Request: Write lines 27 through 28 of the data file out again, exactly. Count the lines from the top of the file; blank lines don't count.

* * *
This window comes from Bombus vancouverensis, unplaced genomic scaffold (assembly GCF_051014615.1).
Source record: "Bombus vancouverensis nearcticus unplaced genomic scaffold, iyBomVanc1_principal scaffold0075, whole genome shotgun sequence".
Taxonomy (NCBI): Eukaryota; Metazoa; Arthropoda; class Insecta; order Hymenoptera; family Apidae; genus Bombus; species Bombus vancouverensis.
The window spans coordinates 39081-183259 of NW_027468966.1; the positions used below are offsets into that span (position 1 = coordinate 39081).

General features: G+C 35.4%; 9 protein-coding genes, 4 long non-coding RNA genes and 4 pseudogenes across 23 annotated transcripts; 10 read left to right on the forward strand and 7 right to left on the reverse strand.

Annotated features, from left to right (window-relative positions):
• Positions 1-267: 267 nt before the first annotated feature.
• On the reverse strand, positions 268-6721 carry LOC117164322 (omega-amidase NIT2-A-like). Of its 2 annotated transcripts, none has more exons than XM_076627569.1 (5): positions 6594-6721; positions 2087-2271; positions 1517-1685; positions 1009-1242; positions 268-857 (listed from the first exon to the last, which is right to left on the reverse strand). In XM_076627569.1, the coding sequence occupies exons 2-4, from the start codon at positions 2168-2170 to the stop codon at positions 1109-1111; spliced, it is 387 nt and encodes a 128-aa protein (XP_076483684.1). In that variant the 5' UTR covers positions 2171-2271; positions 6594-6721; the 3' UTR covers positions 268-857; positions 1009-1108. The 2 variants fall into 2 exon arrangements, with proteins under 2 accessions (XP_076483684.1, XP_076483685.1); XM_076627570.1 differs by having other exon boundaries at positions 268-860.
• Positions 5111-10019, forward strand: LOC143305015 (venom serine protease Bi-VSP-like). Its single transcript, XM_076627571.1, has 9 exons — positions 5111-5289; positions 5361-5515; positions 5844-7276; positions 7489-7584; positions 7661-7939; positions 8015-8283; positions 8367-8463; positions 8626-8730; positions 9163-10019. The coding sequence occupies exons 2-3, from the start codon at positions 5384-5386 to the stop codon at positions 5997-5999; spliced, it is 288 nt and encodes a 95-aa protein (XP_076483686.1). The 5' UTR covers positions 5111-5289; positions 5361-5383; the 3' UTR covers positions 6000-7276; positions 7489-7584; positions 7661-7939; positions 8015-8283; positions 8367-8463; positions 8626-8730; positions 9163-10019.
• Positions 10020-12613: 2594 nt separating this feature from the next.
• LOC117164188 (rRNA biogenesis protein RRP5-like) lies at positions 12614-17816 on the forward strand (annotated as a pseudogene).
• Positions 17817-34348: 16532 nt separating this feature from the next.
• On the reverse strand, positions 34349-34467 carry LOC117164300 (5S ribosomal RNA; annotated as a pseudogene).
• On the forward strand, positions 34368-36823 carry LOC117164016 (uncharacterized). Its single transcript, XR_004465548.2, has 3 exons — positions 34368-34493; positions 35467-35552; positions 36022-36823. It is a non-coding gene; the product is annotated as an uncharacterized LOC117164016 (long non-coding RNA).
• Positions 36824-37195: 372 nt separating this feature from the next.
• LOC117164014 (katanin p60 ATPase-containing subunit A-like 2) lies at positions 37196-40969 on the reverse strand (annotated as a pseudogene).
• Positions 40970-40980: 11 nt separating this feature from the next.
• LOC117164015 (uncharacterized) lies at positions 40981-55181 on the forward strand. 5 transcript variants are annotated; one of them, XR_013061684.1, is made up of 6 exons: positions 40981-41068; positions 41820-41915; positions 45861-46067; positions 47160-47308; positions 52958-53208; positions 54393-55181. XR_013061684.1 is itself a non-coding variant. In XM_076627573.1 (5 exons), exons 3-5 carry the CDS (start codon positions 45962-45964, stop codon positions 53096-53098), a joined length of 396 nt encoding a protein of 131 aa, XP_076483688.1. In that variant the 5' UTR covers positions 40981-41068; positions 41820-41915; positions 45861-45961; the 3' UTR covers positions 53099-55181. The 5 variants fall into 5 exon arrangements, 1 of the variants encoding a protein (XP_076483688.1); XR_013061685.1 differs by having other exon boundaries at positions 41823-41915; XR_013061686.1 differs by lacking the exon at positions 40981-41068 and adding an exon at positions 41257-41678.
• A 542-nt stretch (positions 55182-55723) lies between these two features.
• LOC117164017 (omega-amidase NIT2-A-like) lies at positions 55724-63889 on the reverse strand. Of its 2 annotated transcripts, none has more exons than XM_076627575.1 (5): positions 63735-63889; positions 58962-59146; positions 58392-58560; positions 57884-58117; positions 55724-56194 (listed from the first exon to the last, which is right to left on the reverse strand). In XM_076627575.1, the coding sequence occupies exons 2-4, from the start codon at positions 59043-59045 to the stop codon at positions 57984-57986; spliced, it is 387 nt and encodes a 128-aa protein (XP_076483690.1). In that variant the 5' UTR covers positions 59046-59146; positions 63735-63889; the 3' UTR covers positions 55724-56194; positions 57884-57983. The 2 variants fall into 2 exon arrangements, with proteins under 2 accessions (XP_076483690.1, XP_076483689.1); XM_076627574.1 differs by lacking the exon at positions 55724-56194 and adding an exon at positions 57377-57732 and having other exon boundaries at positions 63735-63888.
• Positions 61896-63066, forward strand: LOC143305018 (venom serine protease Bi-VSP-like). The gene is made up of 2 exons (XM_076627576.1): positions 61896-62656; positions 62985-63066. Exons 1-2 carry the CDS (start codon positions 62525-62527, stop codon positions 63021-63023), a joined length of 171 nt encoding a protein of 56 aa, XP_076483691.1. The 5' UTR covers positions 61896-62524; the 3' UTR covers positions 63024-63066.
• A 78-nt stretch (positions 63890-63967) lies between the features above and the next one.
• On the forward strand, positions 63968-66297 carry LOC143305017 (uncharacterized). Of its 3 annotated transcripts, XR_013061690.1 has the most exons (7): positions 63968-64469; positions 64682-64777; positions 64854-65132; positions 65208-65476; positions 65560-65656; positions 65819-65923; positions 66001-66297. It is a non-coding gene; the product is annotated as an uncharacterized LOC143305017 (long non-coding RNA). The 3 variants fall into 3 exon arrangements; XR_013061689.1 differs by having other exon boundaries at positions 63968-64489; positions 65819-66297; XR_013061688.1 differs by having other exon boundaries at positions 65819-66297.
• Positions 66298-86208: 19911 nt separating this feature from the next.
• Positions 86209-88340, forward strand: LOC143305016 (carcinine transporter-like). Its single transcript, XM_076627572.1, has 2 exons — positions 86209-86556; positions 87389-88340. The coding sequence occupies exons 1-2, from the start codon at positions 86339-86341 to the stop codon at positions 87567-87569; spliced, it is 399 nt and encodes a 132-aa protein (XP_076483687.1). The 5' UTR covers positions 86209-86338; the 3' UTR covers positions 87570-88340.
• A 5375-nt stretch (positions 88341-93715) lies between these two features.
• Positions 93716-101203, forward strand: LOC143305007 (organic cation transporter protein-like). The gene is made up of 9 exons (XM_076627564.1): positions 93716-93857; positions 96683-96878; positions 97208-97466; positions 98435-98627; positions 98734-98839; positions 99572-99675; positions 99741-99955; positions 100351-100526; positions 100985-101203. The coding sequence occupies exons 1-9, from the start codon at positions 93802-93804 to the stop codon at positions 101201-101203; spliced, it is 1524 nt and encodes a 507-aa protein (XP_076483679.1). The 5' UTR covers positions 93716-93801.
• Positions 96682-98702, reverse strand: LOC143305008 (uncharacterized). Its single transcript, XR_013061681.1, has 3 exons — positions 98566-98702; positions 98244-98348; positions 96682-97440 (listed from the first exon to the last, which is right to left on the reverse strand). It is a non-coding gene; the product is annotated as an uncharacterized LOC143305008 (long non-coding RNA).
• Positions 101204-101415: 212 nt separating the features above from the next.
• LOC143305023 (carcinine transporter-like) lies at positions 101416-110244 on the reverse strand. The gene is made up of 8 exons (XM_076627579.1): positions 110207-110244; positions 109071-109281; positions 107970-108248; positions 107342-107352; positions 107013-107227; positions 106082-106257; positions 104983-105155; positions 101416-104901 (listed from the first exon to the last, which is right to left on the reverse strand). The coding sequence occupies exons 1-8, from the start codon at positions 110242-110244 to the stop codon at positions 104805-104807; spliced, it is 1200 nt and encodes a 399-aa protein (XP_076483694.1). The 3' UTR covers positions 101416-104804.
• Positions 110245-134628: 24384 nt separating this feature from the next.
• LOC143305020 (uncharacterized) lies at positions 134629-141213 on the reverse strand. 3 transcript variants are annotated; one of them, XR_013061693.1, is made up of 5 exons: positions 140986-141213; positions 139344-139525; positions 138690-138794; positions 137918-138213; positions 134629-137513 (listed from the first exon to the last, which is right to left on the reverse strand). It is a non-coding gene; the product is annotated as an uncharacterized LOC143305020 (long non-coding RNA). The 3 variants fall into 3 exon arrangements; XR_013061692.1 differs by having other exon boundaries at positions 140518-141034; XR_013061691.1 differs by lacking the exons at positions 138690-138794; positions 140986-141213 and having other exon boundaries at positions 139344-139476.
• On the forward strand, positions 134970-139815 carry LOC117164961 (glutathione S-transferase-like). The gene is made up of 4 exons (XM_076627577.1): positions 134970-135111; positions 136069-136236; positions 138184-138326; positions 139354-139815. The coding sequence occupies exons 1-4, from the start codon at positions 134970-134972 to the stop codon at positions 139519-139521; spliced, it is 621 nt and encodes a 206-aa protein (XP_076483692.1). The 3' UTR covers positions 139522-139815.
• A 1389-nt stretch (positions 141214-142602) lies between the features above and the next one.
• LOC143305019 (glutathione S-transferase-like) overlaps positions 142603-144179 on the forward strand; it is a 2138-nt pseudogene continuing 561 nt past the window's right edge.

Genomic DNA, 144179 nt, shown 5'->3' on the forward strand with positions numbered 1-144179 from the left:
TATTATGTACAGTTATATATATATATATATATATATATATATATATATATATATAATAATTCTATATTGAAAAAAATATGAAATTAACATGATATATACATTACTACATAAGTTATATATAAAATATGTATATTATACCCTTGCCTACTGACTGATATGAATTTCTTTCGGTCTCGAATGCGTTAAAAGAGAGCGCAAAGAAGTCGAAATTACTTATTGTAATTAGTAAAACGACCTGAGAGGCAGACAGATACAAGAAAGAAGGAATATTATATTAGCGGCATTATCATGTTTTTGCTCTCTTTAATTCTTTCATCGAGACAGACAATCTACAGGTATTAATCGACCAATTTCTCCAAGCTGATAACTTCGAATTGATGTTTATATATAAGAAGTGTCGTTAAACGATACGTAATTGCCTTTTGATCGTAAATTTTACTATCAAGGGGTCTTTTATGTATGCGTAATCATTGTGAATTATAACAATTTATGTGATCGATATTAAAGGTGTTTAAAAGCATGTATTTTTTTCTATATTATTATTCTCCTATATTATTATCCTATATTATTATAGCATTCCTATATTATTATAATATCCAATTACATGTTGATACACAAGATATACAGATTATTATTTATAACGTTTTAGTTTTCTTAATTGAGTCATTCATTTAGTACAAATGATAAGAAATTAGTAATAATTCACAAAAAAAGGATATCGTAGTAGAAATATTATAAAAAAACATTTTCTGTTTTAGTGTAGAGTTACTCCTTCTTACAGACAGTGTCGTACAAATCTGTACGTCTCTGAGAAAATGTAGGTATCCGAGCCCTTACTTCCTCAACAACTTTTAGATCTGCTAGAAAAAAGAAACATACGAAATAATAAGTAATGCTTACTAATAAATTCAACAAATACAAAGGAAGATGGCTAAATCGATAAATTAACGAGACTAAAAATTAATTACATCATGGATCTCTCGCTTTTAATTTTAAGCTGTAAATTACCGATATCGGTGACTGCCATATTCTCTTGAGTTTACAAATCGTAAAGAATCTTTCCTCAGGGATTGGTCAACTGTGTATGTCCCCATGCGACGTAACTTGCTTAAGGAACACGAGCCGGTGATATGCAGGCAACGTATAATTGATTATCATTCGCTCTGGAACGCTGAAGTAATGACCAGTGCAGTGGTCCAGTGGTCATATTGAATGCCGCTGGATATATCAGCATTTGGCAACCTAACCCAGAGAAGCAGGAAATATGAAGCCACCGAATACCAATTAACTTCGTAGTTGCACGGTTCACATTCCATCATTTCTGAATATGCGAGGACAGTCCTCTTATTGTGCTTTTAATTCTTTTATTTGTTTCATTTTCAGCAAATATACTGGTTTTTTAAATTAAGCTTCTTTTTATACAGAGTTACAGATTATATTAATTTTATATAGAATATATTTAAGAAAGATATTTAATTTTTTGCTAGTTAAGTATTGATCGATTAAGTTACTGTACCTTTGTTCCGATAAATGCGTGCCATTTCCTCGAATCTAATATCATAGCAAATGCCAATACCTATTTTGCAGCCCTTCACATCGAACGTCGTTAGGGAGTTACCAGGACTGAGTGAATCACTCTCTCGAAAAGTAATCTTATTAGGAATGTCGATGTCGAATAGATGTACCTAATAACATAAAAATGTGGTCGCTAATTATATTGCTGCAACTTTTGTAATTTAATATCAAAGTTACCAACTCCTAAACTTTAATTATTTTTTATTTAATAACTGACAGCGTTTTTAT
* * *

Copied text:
• Positions 93716-101203, forward strand: LOC143305007 (organic cation transporter protein-like). The gene is made up of 9 exons (XM_076627564.1): positions 93716-93857; positions 96683-96878; positions 97208-97466; positions 98435-98627; positions 98734-98839; positions 99572-99675; positions 99741-99955; positions 100351-100526; positions 100985-101203. The coding sequence occupies exons 1-9, from the start codon at positions 93802-93804 to the stop codon at positions 101201-101203; spliced, it is 1524 nt and encodes a 507-aa protein (XP_076483679.1). The 5' UTR covers positions 93716-93801.
• Positions 96682-98702, reverse strand: LOC143305008 (uncharacterized). Its single transcript, XR_013061681.1, has 3 exons — positions 98566-98702; positions 98244-98348; positions 96682-97440 (listed from the first exon to the last, which is right to left on the reverse strand). It is a non-coding gene; the product is annotated as an uncharacterized LOC143305008 (long non-coding RNA).